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The Top 5 UK Motorcycle Rides

08/12/19 by Mark Jaffe
Motorcycle Tours

While winter mightn’t be the best time to be riding a motorcycle, it is a great time to plan some trips for when the sun is shining again. The UK isn’t as famous as the States for coast to coast roads, but it does have some excellent tarmac. Below we’ve detailed what we think are the top 5 UK motorcycle rides. Once you’ve got your licence, taking some time on a new and beautiful piece or bitumen is a great way to improve your riding skill and enjoy the freedom of two wheels.  You’ll find details of the route and exactly what it is that makes them so good we’ve included them on our list.

1. The Cat and Fiddle A537, Peak District

The natural beauty, wilderness and feeling of utter isolation in the Peak District attract around 13.25 million visitors each year.  The A537 from Buxton to Macclesfield, aka the Cat and Fiddle, has been enticing keen motorcyclists for years. The 11.5 mile road twists and turns its way through the western side of the Peak District, each corner offering a heart-stopping thrill with unrivalled views of the national park. Noted as one of the most dangerous roads in the UK, we recommend sticking to the 50mph limit as you take this difficult yet rewarding stretch of tarmac.

2. Minehead to Barnstaple A39, North Devon

The A39 covers some beautiful scenery in the south-west, starting at Bath and finishing at Falmouth in Cornwall. The most spectacular stretch of the 197mile road has to be between Minehead and Barnstaple, taking in parts of the dynamic Somerset and North Devon coastline. Sweeping bends and good visibility introduce you to Exmoor, but it’s just past Porlock that things get interesting. You’ll be alerted to the 25% gradient hill climb with a red sign as you leave the village. This is almost equalled toward the other end near Lynmouth by a 15% gradient down to the village. However, you will be rewarded with stunning Exmoor scenery, dramatic cliff-top roads and some quaint Devon villages to stop in for a brew or classic Devonshire tea.

3. North Coast 500, Scotland

Given the beauty of Scotland, it’s difficult to choose just one ride here, but this circular route makes it onto almost every motorcycle website’s top rides list; nearly always in the top three. Affectionately known as Scotland’s answer to Route 66, the 500mile loop begins and ends in Inverness. Expect coastal scenery almost all the way.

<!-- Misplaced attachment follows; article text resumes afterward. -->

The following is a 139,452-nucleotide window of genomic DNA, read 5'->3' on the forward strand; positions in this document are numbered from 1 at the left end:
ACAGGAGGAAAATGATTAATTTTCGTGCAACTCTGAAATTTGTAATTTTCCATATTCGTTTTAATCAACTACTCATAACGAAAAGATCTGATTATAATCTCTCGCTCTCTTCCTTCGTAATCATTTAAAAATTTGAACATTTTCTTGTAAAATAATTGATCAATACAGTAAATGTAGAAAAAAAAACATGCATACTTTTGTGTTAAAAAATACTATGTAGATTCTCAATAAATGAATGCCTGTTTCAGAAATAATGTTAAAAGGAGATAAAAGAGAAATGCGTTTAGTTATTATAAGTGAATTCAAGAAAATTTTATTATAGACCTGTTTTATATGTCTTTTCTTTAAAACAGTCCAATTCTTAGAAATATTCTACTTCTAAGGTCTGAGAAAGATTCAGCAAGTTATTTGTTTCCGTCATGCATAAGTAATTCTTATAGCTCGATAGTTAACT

Riders will reach the most northern tip of the UK – John O’Groats and have the chance to stop at some excellent tourist spots throughout. Castles, lighthouses and extreme coastal cliffs are sure to etch this trip deep into your memory. It’s no wonder this route is such a favourite with motorcyclists in the UK.

4. Brecon to Snowdonia A470 Cardiff to Glan Conwy Trunk Road

This ride is not to be taken in too much of a hurry. You’ll traverse two national parks, wind your way around beautiful mountains and through lush valleys, and take a steep hill climb up Abergwesyn Pass’ 25% gradient. It’s a 185mile trek and you’ll want to give yourself a few days to take it all in. Not only is the scenery gorgeously varied, the route is dotted with excellent restaurants (some Michelin starred), B&Bs, and places of note that you can stop and stretch your legs at.

5. Lydden Hill Track Day

Not all rides need to be lengthy journeys taking in the stunning scenery and difficult roads. Lydden Hill has made it to our list thanks to the well organised and physical track days. This little track in Kent is best known for the World Rallycross Championship and only holds a handful of track days over the year. They’re friendly, old school and staffed by approachable, knowledgeable people who clearly want you to enjoy your day. You can expect eight 20 minute sessions over the course of the day with instructor insight available. Riders can get some photographic evidence of a great day out too; £20 should cover around 35 good pictures. Days can be paid for in advance or paid per session. If you’ve never had a track day on your bike, check out our blog for the full low-down.